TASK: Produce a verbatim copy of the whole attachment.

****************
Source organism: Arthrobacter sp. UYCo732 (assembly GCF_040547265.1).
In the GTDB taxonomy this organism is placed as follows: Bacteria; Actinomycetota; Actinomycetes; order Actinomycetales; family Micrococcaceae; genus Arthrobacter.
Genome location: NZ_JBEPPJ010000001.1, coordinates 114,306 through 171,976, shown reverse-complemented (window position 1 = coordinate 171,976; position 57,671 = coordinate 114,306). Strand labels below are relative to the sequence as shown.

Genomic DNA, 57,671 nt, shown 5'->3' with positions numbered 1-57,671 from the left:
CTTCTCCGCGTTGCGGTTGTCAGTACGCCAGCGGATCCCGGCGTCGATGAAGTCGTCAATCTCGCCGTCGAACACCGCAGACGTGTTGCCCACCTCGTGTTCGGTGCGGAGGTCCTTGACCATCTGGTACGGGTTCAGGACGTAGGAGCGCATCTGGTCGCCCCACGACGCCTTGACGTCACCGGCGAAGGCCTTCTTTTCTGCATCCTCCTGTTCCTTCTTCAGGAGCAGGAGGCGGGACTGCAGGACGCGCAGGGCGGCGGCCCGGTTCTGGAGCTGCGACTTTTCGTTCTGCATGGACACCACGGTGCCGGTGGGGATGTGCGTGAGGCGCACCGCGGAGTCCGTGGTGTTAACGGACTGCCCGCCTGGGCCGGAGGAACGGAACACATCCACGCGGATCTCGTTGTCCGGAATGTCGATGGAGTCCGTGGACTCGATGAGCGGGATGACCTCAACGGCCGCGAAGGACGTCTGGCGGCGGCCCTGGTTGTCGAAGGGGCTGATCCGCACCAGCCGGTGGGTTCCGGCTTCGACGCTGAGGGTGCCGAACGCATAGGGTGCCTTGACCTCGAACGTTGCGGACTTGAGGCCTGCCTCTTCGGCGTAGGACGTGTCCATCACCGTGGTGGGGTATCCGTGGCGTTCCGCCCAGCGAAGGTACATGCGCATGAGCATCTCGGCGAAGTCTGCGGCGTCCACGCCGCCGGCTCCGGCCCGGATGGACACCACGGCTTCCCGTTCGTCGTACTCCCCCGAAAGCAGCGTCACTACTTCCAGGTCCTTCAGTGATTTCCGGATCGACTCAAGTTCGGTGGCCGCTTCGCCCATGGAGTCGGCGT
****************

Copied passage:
Source organism: Arthrobacter sp. UYCo732 (assembly GCF_040547265.1).
In the GTDB taxonomy this organism is placed as follows: Bacteria; Actinomycetota; Actinomycetes; order Actinomycetales; family Micrococcaceae; genus Arthrobacter.
Genome location: NZ_JBEPPJ010000001.1, coordinates 114,306 through 171,976, shown reverse-complemented (window position 1 = coordinate 171,976; position 57,671 = coordinate 114,306). Strand labels below are relative to the sequence as shown.

Genomic DNA, 57,671 nt, shown 5'->3' with positions numbered 1-57,671 from the left:
CTTCTCCGCGTTGCGGTTGTCAGTACGCCAGCGGATCCCGGCGTCGATGAAGTCGTCAATCTCGCCGTCGAACACCGCAGACGTGTTGCCCACCTCGTGTTCGGTGCGGAGGTCCTTGACCATCTGGTACGGGTTCAGGACGTAGGAGCGCATCTGGTCGCCCCACGACGCCTTGACGTCACCGGCGAAGGCCTTCTTTTCTGCATCCTCCTGTTCCTTCTTCAGGAGCAGGAGGCGGGACTGCAGGACGCGCAGGGCGGCGGCCCGGTTCTGGAGCTGCGACTTTTCGTTCTGCATGGACACCACGGTGCCGGTGGGGATGTGCGTGAGGCGCACCGCGGAGTCCGTGGTGTTAACGGACTGCCCGCCTGGGCCGGAGGAACGGAACACATCCACGCGGATCTCGTTGTCCGGAATGTCGATGGAGTCCGTGGACTCGATGAGCGGGATGACCTCAACGGCCGCGAAGGACGTCTGGCGGCGGCCCTGGTTGTCGAAGGGGCTGATCCGCACCAGCCGGTGGGTTCCGGCTTCGACGCTGAGGGTGCCGAACGCATAGGGTGCCTTGACCTCGAACGTTGCGGACTTGAGGCCTGCCTCTTCGGCGTAGGACGTGTCCATCACCGTGGTGGGGTATCCGTGGCGTTCCGCCCAGCGAAGGTACATGCGCATGAGCATCTCGGCGAAGTCTGCGGCGTCCACGCCGCCGGCTCCGGCCCGGATGGACACCACGGCTTCCCGTTCGTCGTACTCCCCCGAAAGCAGCGTCACTACTTCCAGGTCCTTCAGTGATTTCCGGATCGACTCAAGTTCGGTGGCCGCTTCGCCCATGGAGTCGGCGT